Booknews
Eco, a best-selling novelist and a professor of semiotics at the University of Bologna, unlocks the riddles of history in an exploration of the "linguistics of the lunatic," stories told by scholars, scientists, poets, fanatics, and ordinary people in order to make sense of the world. Annotation c. by Book News, Inc., Portland, Or.
Kirkus Reviews
Italy's most celebrated public intellectual gathers five essays that focus (more or less) on how lunatic misunderstandings concerning the perfect language have led to new discoveries (sort of). Eco (The Name of the Rose) remains Italy's most successful and prolific writer. He is a novelist, cultural commentator, essayist, literary critic, and scholar of language. The present volume of essays is spun off his work on the historical search for the "perfect language", i.e., the language that God gave Adam, the one that was lost in the catastrophe at the Tower of Babel. But the conceit with which he rather unsuccessfully attempts to unify the book is this: the search in the cases he explores always involves either outright errors or otherwise fictional inventions that have somehow led to positive discovery. After all, Columbus accidentally discovered the New World owing to miscalculations about the size of the earth. Eco sees similar situations in the history of language. For example, a 16th-century Jesuit, Father Athanasius Kircher, fancifully and elaborately interpreted ancient Egyptian hieroglyphics as the lost language of the Garden of Eden. "Kircher was wildly wrong. Still, notwithstanding his eventual failure, he is the father of Egyptology." This and similar disappointingly general findings do not satisfyingly deliver on the promise that the errors serendipitously produce truth. But all is not lost. The meandering erudition of Eco's book is interesting enough in its own right. He speculates, for example, that Dante believed his own Italian vernacular, as distinct from official Latin, was in fact an echo of Adam's perfect language. And, he examines philosophical attempts byLeibniz and others to recreate a perfect language and Joseph de Maistre's combination of linguistic mysticism and reactionary politics.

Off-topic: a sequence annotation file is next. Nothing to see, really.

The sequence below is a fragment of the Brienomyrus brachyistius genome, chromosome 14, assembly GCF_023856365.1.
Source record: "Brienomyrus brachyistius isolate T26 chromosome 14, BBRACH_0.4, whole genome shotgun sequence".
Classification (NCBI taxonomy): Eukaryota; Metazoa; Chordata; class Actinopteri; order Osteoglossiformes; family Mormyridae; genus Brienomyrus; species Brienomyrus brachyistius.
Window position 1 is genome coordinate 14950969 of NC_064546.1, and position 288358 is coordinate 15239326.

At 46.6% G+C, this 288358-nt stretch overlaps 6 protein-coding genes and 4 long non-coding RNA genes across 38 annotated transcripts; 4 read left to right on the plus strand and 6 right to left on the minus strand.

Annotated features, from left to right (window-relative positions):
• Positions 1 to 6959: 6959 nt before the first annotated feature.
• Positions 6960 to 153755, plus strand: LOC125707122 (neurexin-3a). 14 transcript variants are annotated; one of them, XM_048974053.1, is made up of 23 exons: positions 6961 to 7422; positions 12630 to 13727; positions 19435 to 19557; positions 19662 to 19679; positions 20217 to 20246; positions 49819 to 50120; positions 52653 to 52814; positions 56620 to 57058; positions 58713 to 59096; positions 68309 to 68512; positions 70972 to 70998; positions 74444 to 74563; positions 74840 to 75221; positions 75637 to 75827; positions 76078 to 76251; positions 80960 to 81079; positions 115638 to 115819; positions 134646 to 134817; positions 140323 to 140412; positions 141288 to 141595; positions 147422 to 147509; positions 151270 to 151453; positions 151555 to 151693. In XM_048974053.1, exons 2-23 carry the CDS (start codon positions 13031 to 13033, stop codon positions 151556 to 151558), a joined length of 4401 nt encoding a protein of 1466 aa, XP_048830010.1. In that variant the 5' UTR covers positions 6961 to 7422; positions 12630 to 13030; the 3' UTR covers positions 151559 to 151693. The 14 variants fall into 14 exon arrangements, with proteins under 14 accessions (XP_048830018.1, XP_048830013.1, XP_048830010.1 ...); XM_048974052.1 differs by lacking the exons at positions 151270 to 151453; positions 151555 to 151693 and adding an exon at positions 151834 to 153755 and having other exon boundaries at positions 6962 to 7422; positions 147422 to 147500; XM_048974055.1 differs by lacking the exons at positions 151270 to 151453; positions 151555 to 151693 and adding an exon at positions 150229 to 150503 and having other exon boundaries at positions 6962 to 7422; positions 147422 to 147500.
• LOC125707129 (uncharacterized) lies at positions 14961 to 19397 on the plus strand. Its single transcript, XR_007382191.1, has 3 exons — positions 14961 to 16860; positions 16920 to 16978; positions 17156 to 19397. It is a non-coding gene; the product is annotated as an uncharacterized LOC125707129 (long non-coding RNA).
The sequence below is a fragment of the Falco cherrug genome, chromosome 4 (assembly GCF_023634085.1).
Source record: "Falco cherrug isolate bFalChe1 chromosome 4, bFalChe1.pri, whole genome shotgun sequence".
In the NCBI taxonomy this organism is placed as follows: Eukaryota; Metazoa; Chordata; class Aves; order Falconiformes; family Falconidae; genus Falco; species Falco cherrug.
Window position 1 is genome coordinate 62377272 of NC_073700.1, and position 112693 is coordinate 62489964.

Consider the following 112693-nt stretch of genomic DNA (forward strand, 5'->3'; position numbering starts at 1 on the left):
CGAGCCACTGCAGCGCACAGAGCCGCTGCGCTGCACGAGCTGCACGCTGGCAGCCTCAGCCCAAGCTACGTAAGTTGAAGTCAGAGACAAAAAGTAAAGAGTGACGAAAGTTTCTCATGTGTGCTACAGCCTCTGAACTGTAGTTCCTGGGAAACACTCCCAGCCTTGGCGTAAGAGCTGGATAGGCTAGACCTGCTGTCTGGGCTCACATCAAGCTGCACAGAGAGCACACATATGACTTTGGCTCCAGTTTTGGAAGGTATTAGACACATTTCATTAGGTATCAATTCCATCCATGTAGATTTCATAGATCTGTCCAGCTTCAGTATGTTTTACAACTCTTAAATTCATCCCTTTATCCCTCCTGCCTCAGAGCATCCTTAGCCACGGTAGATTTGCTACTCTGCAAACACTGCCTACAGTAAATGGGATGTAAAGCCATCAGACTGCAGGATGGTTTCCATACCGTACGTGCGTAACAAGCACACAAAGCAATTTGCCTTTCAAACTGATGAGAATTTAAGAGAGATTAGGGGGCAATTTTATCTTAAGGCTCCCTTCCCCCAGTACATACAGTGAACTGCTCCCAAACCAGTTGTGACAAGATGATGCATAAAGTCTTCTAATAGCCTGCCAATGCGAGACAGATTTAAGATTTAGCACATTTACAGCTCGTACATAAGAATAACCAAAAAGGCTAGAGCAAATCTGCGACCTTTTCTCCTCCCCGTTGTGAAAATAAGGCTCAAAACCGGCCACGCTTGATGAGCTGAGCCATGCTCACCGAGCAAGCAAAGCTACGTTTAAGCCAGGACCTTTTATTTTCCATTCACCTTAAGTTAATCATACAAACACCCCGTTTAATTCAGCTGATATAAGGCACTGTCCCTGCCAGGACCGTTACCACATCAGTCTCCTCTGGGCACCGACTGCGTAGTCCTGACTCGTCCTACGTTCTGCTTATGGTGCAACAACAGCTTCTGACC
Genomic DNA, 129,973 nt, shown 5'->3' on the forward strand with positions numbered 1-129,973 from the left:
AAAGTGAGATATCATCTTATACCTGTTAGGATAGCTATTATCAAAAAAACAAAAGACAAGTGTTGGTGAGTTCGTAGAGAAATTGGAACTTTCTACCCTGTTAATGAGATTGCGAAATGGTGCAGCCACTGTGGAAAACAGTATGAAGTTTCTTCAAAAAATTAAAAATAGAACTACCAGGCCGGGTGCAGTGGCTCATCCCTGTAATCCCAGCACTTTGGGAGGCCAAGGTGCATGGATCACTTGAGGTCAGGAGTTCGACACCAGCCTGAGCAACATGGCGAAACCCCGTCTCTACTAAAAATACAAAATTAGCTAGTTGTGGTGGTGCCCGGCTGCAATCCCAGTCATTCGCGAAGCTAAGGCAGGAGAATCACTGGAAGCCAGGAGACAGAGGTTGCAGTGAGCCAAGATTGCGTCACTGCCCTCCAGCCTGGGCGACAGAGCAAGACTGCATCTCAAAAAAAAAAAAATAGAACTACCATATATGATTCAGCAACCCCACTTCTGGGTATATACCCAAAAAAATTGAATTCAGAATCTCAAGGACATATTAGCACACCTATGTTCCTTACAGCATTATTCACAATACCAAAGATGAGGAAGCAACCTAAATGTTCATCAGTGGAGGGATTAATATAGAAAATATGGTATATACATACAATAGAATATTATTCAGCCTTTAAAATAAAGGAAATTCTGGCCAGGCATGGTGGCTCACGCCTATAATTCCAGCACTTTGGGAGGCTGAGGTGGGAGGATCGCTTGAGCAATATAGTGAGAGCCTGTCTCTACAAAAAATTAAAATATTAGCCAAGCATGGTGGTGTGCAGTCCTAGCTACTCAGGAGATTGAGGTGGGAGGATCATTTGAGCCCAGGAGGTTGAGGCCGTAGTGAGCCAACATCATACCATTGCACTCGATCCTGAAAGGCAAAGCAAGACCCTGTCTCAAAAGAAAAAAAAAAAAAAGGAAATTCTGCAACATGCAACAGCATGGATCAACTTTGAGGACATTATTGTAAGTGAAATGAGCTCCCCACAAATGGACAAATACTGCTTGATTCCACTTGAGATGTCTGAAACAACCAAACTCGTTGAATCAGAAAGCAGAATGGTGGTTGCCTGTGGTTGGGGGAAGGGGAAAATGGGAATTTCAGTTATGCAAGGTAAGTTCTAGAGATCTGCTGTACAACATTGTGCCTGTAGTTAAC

The genial Eco may have had the lay reader in mind when he wrote these essays (which were originally lectures), but his book of linguistic arcana is also of avowedly esoteric interest.

The Daily Yomiuri
Eco cajoles his readers to go out and learn more, and perhaps, to disagree with him.

— Scott Gordon

Atlantic Monthly

Erudite, wide-ranging, and slyly humorous.... The literary examples Eco employs range from Dante to Dumas, from Sterne to Spillane. His text is thought-provoking, often outright funny, and full of surprising juxtapositions.

The Daily Yomiuri - Scott Gordon

Eco cajoles his readers to go out and learn more, and perhaps, to disagree with him.

The Atlantic

Erudite, wide-ranging, and slyly humorous.... The literary examples Eco employs range from Dante to Dumas, from Sterne to Spillane. His text is thought-provoking, often outright funny, and full of surprising juxtapositions.

Booklist

Fans of Eco's novels will not be left dissatisfied--his fictional players are still present: Templars, Illuminati, Jesuits, Theosophists, and Masons. They all have a part in this intriguing look at how the study of language can be full of surprises.

Review of Contemporary Fiction

Eco's insistent curiosity, his vital imagination and his almost overwhelming erudition work together like forces of nature to push and pull the book's five essays in unpredictable directions.

Scotland on Sunday

These essays are equally entertaining and unusual.